southern Platte County resident who says she is disenchanted with American politics in general and Platte County’s recent bookkeeping discrepancy in particular intends to circulate a petition to seek an audit of Platte County’s finances.
Kelly Seymour, a stay-at-home mother of three, says she is in the beginning stages of developing a plan to attempt to acquire the necessary signatures to force a study of the books by the state auditor’s office.
“I’m really angry at American politics,” she said, mentioning the Tom Delay fiasco at the federal level, “and now this is going on here.”
Seymour said she is stunned that “somebody who cannot account for $200,000, some of which is my money, won the primary election.”
She is referring to Platte County auditor Sandra Thomas, who won the Republican nomination for state auditor in August, even as it was public knowledge there was a discrepancy of $195,000 on the county’s books at the time. Eventually, an external audit conducted at additional county expense pointed toward several errors made by Thomas’ office as the primary reasons for the discrepancy.
“Now she is wanting to manage more of my money at a higher level?” Seymour remarked.
The Parkville resident–she lives at Riss Lake with her husband and three children ages 8, 6 and 14 months–said this week she received the petition and packet of information she requested about the process from the state auditor’s office.
In a telephone interview, Samantha Brewer, public affairs coordinator for the state auditor, told The Landmark that a little more than 4,000 signatures of registered voters in Platte County will be needed to force the audit. That amount is based on needing 10% of the total votes cast in the governor’s election in 2004.
There is no deadline for collecting the signatures, Brewer explained.
“They turn in the signatures and then we would turn them over to the Platte County clerk for verification,” Brewer stated. She further explained that a citizen requesting an audit does not need to provide any reason for requesting the audit.
“According to the law, you don’t have to have a reason. It’s your right as a citizen” to seek the petition-driven audit, Brewer explained.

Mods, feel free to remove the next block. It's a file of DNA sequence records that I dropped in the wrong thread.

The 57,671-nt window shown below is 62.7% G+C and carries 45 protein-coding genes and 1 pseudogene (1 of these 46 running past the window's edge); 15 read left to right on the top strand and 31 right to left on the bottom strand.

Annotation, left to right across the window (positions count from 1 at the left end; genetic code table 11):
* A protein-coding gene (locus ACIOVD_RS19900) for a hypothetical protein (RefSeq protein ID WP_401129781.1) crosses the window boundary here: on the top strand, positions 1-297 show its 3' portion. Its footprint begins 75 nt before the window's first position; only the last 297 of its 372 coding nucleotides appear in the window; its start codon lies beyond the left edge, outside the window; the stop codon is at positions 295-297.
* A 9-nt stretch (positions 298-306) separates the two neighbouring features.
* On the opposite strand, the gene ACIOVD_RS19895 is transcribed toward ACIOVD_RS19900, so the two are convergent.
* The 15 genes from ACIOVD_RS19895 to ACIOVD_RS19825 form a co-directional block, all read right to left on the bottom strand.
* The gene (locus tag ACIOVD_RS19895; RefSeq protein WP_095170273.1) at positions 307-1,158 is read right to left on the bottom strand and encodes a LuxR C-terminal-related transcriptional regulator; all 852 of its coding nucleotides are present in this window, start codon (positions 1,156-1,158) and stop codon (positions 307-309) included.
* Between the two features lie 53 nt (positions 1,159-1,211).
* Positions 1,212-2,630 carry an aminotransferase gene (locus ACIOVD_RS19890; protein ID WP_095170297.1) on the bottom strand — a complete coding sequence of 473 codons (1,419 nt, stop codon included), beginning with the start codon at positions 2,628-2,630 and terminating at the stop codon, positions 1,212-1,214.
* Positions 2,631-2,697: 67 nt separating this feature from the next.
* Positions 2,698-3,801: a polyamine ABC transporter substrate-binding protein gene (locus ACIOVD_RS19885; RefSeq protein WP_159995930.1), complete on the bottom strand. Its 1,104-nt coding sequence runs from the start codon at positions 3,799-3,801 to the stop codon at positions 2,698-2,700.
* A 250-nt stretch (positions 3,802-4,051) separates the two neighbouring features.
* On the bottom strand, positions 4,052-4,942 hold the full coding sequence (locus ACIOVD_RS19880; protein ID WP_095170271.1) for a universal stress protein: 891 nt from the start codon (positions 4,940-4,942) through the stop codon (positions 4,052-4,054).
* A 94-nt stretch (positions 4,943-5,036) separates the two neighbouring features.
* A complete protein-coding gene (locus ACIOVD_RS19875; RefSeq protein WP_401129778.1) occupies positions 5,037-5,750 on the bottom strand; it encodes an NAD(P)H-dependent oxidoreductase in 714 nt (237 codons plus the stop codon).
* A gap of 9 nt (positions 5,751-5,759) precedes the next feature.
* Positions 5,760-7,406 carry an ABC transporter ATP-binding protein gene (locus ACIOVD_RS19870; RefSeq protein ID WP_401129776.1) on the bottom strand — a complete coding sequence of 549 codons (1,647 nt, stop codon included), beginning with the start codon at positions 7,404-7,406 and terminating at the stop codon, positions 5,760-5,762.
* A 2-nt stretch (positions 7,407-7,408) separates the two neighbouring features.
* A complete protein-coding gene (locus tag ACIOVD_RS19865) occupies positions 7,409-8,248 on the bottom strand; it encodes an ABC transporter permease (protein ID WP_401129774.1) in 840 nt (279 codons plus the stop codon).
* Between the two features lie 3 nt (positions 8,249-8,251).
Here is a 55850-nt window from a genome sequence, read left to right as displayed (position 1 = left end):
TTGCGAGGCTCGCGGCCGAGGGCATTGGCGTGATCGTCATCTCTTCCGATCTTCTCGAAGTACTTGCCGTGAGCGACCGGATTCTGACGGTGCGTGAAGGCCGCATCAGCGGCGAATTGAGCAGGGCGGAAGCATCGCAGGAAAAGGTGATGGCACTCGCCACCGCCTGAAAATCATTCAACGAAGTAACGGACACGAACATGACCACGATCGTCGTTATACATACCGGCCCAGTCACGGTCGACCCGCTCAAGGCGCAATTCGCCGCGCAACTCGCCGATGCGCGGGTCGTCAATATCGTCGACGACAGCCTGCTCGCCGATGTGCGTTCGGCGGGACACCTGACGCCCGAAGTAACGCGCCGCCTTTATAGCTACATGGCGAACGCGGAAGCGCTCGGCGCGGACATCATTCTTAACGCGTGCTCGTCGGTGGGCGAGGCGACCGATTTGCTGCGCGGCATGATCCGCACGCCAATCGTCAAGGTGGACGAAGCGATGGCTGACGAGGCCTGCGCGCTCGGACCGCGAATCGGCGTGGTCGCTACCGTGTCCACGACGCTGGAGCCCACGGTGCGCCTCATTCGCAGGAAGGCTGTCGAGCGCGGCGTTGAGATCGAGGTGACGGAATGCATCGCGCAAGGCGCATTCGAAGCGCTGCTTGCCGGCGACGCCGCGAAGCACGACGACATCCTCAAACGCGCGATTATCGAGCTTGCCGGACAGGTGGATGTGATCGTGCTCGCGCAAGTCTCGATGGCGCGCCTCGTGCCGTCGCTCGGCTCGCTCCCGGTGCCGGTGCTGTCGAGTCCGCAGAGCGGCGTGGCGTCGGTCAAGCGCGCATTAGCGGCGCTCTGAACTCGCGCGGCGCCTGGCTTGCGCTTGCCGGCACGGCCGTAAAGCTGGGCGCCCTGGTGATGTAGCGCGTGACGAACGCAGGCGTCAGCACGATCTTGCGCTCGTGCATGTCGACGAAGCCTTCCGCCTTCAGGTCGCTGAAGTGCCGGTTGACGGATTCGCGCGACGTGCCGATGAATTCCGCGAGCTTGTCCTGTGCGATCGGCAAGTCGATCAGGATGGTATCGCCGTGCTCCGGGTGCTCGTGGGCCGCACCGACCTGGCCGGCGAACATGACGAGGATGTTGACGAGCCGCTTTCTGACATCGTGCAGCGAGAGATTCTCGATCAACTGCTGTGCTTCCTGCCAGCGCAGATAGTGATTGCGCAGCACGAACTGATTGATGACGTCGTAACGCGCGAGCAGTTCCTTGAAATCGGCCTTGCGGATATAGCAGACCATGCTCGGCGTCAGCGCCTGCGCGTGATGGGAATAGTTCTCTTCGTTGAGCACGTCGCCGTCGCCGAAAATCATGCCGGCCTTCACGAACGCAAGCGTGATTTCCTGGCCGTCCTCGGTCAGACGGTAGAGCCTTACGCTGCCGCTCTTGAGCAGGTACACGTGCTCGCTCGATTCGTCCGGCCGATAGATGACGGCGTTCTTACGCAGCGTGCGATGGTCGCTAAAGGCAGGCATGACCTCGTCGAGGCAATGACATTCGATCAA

Brewer added the state auditor normally does about 20 of these per year.
Of particular note is the fact if the petition drive is successful, the county would be forced to pay for the costs of the state performing the audit. Brewer estimated the charge for auditing Platte County would run anywhere from $50,000 to $60,000.
The price tag did not come as good news to Seymour on Wednesday morning as she sorted through information received in her packet from the state auditor.
“That does concern me. That doesn’t make me happy,” she said.
Seymour said she and her husband formerly lived in Atlanta, San Francisco and Houston but that “Missouri is home.” Her husband’s family lives in Trenton.
“My husband took a job that enabled him to work from home, and we deliberately chose Platte County and the Park Hill Schools. This is where I have decided to raise my kids.”
They have lived in Platte County the past year.
“My goal is to get the signatures and have the audit done. I’d like to have the state examine what’s going on in my county’s office.
“I am concerned. I think $200,000 is a lot of money,” she said. “The external audit finding was that three of the four things pointed to the county auditor as not being on top of the game.”
A positive result of her drive will be to get the level of awareness raised, she said, adding that anyone who lives in Platte County should be made aware of the recent accounting discrepancy.
She intends to carry the petition around at her kids’ school events and other activities, she said. She hopes to have some help, adding:
“I don’t know how it’s going to end. But I’m committed to this.”